Software development

Sneak Peek at Google Fit

Android, fitness, Google, health, mobile

Fitness and health-related apps are gaining more traction with the dawn of wearable technology. They are taking the quantified self phenomenon to another level.

The problem has been that each app is its own entity with its own users in separate silo. You might have an app to measure your steps during the day, another app to log your food consumption and a third one to measure your weight from your smart scale. You end up having lots of separate data.

Both Apple and Google have started addressing the problem with new frameworks for developers. Apple's solution is called HealthKit which was covered in an earlier blog post. Google's answer is Google Fit.

Google Fit is an "open ecosystem" that allows developers to store users fitness data from their apps in a centralized way where other apps can request access to that data allowing more co-operative apps and insight into the data.

The platform consists of:

  1. The Fitness store, which is a cloud service that acts as the central repository for the persistent data.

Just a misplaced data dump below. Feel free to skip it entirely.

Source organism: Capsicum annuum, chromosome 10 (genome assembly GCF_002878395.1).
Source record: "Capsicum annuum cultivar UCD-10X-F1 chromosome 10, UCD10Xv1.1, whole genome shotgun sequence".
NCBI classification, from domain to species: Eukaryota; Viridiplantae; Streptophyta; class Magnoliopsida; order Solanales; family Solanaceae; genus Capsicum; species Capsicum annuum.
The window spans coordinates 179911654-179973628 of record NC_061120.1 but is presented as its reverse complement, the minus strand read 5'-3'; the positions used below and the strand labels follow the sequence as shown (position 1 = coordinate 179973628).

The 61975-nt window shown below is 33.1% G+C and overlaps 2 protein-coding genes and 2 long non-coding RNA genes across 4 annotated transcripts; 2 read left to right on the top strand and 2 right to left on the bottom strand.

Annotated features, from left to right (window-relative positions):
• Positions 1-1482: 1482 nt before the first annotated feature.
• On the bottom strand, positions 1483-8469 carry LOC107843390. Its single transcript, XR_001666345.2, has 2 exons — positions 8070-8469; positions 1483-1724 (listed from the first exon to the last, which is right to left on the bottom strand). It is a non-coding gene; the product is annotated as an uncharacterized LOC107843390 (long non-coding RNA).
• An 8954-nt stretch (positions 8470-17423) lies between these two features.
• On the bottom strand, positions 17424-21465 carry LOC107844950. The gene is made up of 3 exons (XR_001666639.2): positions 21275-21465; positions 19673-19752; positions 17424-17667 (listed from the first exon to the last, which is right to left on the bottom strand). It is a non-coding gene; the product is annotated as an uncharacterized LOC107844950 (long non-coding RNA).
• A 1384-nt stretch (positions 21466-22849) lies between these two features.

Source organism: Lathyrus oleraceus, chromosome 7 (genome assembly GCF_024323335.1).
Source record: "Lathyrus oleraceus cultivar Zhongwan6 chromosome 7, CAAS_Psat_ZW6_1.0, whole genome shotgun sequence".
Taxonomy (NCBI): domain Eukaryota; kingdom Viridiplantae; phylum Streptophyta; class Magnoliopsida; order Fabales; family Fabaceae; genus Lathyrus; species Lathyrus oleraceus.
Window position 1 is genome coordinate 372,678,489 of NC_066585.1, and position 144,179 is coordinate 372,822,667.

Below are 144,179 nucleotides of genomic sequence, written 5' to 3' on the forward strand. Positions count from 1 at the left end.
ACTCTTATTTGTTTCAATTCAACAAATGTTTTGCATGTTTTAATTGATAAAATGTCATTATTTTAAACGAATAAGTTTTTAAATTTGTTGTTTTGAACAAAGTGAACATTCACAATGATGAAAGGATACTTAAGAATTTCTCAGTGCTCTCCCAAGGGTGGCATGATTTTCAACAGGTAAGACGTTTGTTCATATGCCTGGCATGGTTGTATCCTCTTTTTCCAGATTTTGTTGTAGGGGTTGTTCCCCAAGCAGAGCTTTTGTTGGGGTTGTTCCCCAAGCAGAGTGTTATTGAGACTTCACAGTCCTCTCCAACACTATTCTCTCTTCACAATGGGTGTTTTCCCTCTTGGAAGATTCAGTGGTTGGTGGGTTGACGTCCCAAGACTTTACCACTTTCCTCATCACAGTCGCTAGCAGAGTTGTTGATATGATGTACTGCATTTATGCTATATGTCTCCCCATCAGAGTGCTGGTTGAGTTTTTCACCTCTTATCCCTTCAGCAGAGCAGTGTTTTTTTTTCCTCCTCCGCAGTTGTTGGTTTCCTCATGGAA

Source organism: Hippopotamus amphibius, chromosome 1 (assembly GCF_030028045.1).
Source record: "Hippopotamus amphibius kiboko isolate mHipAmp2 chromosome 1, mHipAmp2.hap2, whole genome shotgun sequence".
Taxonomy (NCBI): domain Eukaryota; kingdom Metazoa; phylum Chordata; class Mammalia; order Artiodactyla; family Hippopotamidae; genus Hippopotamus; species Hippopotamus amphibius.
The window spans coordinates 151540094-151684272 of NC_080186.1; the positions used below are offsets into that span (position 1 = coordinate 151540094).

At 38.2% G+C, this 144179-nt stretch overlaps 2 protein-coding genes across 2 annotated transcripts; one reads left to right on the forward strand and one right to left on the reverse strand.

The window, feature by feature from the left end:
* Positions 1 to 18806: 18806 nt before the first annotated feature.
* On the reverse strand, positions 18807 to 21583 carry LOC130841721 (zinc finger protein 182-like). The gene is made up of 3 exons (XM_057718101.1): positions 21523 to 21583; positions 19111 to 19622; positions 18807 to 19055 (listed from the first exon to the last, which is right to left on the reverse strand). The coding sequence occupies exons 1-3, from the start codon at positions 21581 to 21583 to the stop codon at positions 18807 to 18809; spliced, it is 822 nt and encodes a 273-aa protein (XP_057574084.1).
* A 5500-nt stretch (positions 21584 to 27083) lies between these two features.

2. Google Fit APIs that provide both Android and REST APIs to access the fitness store. The new APIs are a part of Play Services.
  3. Permissions and user controls that provide access control and getting consent from the user. Google Fit requires user consent before apps can read or store fitness data to the central repository. There are 3 different permission groups with separate read and write privileges: activity, location and body. Each permission grants access to a set of data types. Users can also delete their fitness data whenever they want.
  4. Sensor framework provides the high-level APIs for different sensors on mobile devices and wearables. The APIs expose the sensors as data sources to Fit APIs. There are four kinds of high-level objects: data sources, data types, data points and sessions. There are types for instantaneous data reading and aggregate statistics over time. Examples of data types include: location, heart rate, calories expended and speed. To learn more, head out to the developer documentation at

A number of existing fitness app brands announced that they will support Google Fit in their apps at the Google I/O 2014 Keynote including Noom, Adidas, Nike, Polar, Runtastic, Runkeeper, Withings and many more.

With wearable technology on the verge of becoming mass market, we can be sure to see developments in this space in the coming year. Google have their Android Wear (and Glass) platforms which integrate nicely to Fit. Apple is expected to come out with their solution for the wearable space and the industry is waiting for Microsoft's response.